Thirty-four-year-old Eric Holden of Vancouver was showered in champagne as the Clipper Race trophy was presented to him and the crew of the Henri Lloyd in London today.
The Clipper Round the World event covers 16 individual races over 64,300 kilometres with an overall winner in a Formula 1-style scoring system. It joins together amateur sailors — some who'd never even been on a boat before — with an experienced skipper.
Speaking with CBC News on the phone from the celebration party, Holden called the experience life-changing and said the support from Canada has been superb.
"We're not a huge sailing nation, and the support has just been growing and growing every leg, every success we've had and that's really been keeping me going through some of the tough times," he said.
"If I've encouraged any people to get out there and try sailing, or offshore sailing in Canada, then that will just be a huge bonus for me."
Holden was the only Canadian skipper in the race, and was joined on the 11-month journey by a crew that included four other Canadians: nurse Fiona Garforth-Bies, of Bragg Creek, Alta; heavy duty mechanic James Dick, from Victoria, B.C.; construction inspector Michael Jauncey, from Toronto; and recent college grad Morgen Watson, of Calgary.
Experienced skipper, amateur crew
Holden, who was named Sail Canada's sailor of the month for both April and May, sailed for Canada's national team for five years. He was the weather forecaster for the Canadian sailing team at the 2012 London Olympics.
Many of the race's crew members, who are allocated to teams to ensure a similar skill set across the fleet, had no previous sailing experience. They undergo 26 days of training before setting sail.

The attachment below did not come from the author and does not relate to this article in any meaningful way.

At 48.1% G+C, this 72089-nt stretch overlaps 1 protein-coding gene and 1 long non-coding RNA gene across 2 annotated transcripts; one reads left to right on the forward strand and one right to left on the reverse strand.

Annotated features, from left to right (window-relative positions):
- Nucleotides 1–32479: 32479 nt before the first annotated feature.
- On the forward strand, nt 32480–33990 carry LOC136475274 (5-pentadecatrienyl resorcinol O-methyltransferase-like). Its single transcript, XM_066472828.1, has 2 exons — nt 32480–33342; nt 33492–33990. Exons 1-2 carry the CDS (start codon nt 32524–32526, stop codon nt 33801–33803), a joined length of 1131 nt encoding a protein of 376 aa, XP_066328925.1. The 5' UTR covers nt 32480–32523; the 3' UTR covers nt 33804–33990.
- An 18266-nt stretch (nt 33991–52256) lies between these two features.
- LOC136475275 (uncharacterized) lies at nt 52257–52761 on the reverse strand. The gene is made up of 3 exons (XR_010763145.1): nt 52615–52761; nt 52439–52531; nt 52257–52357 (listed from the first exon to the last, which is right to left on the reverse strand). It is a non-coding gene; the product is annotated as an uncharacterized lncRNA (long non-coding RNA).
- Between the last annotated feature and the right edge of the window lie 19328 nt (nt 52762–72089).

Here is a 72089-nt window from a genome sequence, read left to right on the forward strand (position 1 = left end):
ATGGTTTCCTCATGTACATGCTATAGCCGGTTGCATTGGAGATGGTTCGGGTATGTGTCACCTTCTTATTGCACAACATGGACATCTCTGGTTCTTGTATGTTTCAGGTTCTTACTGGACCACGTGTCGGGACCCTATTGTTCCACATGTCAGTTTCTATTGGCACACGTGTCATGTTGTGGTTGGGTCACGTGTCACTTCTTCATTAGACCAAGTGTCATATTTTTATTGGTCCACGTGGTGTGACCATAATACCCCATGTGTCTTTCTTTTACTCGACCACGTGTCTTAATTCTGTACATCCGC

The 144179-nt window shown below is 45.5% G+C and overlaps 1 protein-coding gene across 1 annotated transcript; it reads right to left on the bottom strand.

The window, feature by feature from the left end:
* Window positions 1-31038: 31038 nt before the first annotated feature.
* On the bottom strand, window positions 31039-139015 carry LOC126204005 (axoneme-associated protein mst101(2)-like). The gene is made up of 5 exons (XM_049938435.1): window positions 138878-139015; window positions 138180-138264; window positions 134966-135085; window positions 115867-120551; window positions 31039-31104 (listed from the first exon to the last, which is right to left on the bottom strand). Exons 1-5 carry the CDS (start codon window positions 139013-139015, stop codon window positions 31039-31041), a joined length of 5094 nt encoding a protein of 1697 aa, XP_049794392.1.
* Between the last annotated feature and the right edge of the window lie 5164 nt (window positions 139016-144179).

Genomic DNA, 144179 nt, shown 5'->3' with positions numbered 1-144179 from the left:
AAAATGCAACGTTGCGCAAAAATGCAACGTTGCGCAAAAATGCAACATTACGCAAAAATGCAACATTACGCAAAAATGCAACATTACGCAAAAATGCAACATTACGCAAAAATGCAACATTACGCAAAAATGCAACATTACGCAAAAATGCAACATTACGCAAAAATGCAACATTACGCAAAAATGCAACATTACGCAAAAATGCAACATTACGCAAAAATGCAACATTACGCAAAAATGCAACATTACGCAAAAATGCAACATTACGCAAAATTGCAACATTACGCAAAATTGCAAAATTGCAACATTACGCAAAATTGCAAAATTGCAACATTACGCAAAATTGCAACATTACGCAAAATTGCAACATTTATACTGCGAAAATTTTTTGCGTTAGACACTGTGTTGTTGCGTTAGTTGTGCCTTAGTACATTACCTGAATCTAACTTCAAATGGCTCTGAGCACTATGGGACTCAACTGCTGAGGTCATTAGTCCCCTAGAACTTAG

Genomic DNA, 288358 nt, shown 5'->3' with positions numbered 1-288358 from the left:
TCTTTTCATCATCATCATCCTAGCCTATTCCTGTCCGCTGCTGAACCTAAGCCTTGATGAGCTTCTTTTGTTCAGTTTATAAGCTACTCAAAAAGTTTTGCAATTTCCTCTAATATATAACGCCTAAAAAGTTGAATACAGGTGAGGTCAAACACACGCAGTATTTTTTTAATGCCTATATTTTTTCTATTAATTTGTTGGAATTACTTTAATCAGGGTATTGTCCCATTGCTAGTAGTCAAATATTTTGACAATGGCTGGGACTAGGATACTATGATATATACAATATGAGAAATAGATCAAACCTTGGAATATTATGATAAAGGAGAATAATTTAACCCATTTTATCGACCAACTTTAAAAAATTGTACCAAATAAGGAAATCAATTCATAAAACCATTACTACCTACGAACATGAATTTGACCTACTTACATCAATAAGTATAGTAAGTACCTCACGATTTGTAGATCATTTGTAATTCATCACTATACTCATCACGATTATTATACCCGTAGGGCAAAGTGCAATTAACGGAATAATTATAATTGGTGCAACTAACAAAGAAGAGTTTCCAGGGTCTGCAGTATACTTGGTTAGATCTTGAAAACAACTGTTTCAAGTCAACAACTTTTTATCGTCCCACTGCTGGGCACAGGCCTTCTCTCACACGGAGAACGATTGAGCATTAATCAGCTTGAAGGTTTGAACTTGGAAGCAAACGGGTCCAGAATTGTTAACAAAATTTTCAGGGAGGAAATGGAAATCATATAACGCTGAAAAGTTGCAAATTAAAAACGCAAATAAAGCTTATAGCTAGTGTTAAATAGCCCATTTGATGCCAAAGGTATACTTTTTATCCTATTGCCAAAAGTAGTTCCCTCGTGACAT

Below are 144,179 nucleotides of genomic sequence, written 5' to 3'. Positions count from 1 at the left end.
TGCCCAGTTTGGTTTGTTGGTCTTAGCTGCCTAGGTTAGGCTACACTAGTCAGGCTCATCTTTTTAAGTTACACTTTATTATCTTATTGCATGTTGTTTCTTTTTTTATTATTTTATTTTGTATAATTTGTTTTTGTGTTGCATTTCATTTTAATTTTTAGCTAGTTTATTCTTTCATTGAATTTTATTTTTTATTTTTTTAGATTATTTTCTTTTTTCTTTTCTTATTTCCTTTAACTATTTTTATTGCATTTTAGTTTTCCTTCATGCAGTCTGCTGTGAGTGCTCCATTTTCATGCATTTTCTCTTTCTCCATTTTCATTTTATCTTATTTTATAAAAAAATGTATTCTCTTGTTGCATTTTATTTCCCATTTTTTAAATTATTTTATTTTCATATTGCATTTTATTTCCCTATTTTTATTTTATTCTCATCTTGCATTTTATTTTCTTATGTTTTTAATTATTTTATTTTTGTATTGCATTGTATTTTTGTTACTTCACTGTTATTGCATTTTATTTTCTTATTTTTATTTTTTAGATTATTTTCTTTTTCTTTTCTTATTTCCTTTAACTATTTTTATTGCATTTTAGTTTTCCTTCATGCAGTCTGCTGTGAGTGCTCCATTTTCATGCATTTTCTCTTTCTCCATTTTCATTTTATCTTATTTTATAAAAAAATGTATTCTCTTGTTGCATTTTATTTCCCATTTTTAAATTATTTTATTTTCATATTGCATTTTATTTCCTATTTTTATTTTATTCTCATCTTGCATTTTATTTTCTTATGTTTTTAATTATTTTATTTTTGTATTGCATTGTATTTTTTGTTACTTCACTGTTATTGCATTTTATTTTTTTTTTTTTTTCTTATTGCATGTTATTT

The race literature warns: "While the crew may be amateur, no one has told the ocean that. The sea does not distinguish between Olympians or novices and if the Southern Ocean, the Pacific or the South Atlantic decides to throw down the gauntlet, the crews need to be ready to face exactly the same challenges as those experienced by the pro racer."
Holden told The Canadian Press earlier this week that he was proud of how well his crew fared in the extreme conditions they faced, saying they developed a good respect for Mother Nature. They saw everything from winds of 160 kilometres per hour and "mountainous seas" in the Southern Ocean, to lightning, thunderstorms and waterspouts in the tropics, to the dead wind in the Doldrums — an equatorial region known for bringing boats to a halt.
During a particularly challenging stretch between Cape Town and Albany, Australia, Holden wrote: "The team are loving these conditions and doing everything I could ask of them. I don't know how we can be labelled an amateur team any longer, considering all we have been through together and how they have risen to every challenge. Many top sailors will have gone their whole careers and never experienced conditions like these."
The gruelling race was conceived in 1995 by English sailor Sir Robin Knox-Johnston, who, in 1969, became the first person to complete an individual non-stop circumnavigation of the globe.
Knox-Johnston, who still sails competitively at age 75, chose Holden from some 180 applicants to become the race's first ever Canadian skipper.
"He's very focused. And he's a meteorologist, which always helps with ocean racing," Knox-Johnston said on Holden's success. "His crew obviously thinks very highly of him, he's showing very good leadership."
Holden's isn't sure of his immediate plans once the race ends, including whether or not he'll be part of Canada's sailing squad at the 2016 Rio Olympics.
"Offshore yacht racing is what I do for a living, and when I'm not racing, I'm doing weather forecasting for other yachts," he said. "This race has taken up all my energy for the past 18 months, so I haven't had time to look past the end of this race."